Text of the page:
Quality advocates back computer orders, despite flaws

They said studies showing problems with systems will provide valuable lessons.

By Damon Adams — Posted July 4, 2005

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Two studies in past months have raised concerns among medical leaders that computerized prescribing systems are failing to prevent many medication-related problems.

A study in the March 9 Journal of the American Medical Association found that a computerized physician order entry system facilitated 22 types of medication error risks at a Pennsylvania teaching hospital. It was followed by a May 23 Archives of Internal Medicine study that found that 27% of adverse drug events at a highly computerized VA medical center in Utah were caused by medication errors.

Many medical leaders have pointed to computerized systems as a key way to decrease medication mistakes and bolster patient safety. But the studies are a warning, physicians said, that some systems are not yet sophisticated enough to reduce errors and that more improvements are needed to make them more effective.

The computerized system "did very little to address the errors in the ordering and monitoring process. These have always been the biggest problem for adverse drug events," said Jonathan Nebeker, MD, lead author of the VA study.

Proponents of computerized medicine said the studies are reason for caution but not cause to give up on computers as significant players in preventing errors.

"We have a lot to learn about how the functional characteristics of these systems can be used for safety. But at the end of the day, we're not going to get safer health care without information technology," said Carolyn Clancy, MD, director of the Agency for Healthcare Research and Quality.

Michael S. Barr, MD, vice president of practice advocacy and improvement for the American College of Physicians, said the studies provided information about the present state of computerized-entry systems and where they need to improve.

"There are a lot of lessons to be learned," Dr. Barr said. "At least people are looking at it and not assuming that it is a magic bullet."

Improvements needed

In the JAMA study, researchers examined use of the CPOE system at the Hospital of the University of Pennsylvania. The study identified 22 situations in which computerized order entry increased the probability of prescribing errors. Examples included fragmented CPOE displays that prevented a coherent view of patient medications and inflexible ordering formats that generated wrong orders.

Researchers recommended that physicians and organizations aggressively examine the technology they are using and fix any problems, because failing to do so could lead to persistent errors.

The Archives of Internal Medicine study looked at 937 admissions to the VA Medical Center in Salt Lake City during a 20-week period in 2000. Researchers found 483 clinically significant adverse drug events, although 73% of them were caused by drug reactions, not medication mistakes.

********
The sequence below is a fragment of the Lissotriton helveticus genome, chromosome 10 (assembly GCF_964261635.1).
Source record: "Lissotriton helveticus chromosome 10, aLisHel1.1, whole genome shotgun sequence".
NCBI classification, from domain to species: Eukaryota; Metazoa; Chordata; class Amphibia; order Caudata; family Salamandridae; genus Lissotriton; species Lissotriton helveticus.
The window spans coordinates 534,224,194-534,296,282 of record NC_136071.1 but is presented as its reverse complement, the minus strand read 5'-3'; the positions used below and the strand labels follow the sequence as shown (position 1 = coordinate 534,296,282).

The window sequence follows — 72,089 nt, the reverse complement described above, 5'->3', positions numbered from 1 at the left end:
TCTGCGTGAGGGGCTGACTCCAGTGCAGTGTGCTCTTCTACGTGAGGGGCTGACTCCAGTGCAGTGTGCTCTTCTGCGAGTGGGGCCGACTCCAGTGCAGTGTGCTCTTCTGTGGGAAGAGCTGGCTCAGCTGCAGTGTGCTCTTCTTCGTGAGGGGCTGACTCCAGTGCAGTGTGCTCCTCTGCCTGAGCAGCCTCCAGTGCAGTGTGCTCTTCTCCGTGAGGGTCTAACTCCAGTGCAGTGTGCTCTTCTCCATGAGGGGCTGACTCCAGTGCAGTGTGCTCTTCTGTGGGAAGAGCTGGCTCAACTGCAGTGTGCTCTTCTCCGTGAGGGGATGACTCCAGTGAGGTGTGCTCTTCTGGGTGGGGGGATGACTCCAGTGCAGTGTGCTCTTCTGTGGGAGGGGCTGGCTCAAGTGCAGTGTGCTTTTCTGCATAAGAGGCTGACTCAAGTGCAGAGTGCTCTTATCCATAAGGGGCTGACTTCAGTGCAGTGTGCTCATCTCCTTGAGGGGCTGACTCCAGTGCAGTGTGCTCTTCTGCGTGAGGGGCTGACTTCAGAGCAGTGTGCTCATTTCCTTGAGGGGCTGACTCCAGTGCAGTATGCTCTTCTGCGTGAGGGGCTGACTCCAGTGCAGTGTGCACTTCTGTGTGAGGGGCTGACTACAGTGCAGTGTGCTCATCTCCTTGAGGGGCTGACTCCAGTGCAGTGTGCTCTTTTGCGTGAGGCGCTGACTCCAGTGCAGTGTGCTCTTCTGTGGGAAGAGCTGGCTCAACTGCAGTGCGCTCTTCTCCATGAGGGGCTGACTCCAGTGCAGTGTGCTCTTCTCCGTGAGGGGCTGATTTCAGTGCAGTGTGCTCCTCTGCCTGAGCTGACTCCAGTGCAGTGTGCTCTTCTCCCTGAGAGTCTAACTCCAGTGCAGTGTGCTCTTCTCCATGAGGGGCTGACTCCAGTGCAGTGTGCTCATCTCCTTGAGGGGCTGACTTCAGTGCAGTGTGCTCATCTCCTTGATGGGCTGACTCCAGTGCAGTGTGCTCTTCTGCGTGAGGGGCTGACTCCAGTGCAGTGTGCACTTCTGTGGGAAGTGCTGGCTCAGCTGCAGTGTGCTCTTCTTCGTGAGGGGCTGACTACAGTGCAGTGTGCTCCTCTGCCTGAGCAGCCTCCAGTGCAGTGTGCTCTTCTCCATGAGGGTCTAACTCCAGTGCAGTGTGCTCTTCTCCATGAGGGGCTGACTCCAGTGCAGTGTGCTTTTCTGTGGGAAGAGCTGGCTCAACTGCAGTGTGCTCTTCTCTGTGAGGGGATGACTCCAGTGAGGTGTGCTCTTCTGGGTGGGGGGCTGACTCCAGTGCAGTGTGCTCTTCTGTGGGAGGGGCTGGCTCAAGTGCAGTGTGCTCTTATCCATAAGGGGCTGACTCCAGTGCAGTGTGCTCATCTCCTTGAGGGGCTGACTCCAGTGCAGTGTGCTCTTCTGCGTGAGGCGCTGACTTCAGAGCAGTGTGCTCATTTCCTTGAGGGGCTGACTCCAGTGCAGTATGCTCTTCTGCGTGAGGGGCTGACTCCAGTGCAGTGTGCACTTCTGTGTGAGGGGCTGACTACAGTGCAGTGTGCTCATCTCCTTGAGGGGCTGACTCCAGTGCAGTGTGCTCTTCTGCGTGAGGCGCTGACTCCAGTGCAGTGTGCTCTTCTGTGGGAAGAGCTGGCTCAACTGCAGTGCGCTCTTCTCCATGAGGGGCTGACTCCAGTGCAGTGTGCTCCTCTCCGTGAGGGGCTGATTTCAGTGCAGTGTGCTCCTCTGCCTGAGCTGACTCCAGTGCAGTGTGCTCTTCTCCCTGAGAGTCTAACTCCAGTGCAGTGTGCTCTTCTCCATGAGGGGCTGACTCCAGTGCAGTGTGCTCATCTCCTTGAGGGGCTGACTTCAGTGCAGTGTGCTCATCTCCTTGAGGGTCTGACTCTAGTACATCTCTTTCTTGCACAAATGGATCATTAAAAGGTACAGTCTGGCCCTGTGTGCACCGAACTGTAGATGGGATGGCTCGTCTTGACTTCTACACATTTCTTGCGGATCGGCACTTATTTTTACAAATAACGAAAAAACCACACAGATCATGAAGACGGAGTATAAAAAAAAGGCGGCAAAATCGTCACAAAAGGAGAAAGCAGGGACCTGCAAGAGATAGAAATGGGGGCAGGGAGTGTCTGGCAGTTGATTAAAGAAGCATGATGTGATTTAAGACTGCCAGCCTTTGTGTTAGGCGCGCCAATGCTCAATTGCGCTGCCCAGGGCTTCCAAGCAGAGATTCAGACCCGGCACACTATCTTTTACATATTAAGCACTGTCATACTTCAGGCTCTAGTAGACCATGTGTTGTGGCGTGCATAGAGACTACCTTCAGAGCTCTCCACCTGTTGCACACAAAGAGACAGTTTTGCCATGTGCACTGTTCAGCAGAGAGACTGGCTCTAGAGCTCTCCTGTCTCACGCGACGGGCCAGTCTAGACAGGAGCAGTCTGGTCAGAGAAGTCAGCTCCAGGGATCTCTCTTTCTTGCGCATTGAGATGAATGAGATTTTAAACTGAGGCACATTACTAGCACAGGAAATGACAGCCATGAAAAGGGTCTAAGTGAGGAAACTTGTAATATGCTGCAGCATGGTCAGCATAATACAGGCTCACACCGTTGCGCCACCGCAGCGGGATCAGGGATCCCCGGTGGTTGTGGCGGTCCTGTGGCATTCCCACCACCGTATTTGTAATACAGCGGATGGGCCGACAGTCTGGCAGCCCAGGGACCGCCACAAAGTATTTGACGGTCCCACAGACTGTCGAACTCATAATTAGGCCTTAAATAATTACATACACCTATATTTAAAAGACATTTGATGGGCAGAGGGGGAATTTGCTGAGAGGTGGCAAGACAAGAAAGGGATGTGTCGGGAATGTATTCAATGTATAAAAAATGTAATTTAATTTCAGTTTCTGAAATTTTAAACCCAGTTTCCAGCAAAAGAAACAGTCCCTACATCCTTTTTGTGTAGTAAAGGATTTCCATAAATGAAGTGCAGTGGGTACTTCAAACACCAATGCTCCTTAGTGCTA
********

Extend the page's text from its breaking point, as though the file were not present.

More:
Even though transcription errors were eliminated, medication errors contributed to 27% of the drug-related problems. Of those errors, 61% occurred in ordering prescriptions and 25% were during monitoring.

Dr. Nebeker said computerized systems were reducing medication-caused problems but that they should be improved to provide more sophisticated approaches on dosing and drug monitoring. "Computers do what they're designed to do, not what you hope they do," he said.

Mark Leavitt, MD, PhD, medical director of the Healthcare Information and Management Systems Society, said effective CPOE systems must include thorough clinical decision support interventions such as alerts and dose suggestions. He said the VA study underscored the urgency for continued development and adoption of health care information technology.

"You can't say, 'Well, we put in a computer, so everything should work better,' " he said. "We have been moving too slowly. The health care industry is behind every other American industry in IT."

David C. Kibbe, MD, director of the Center for Health Information Technology at the American Academy of Family Physicians, said more studies need to examine the merits of CPOE, and physicians should learn more about how to best use computerized systems.

"Information technology just by itself doesn't necessarily lead to better outcomes. It's about how you use it and a whole host of factors."

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Computer entry doesn't stop drug errors

Medication errors were linked to 27% of adverse drug events at a highly computerized VA medical center in Utah, prompting researchers to call for more sophisticated approaches on drug ordering and monitoring. The study found errors occurred at several stages of care.

  • 61% when ordering prescriptions
  • 25% when monitoring drugs
  • 13% when administering drugs
  • 1% when dispensing drugs

Source: "High Rates of Adverse Drug Events in a Highly Computerized Hospital," Archives of Internal Medicine, May 23

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External links

"High Rates of Adverse Drug Events in a Highly Computerized Hospital," abstract, Archives of Internal Medicine, May 23 (link)

"Role of Computerized Physician Order Entry Systems in Facilitating Medication Errors," abstract, Journal of the American Medical Association, March 9 (link)

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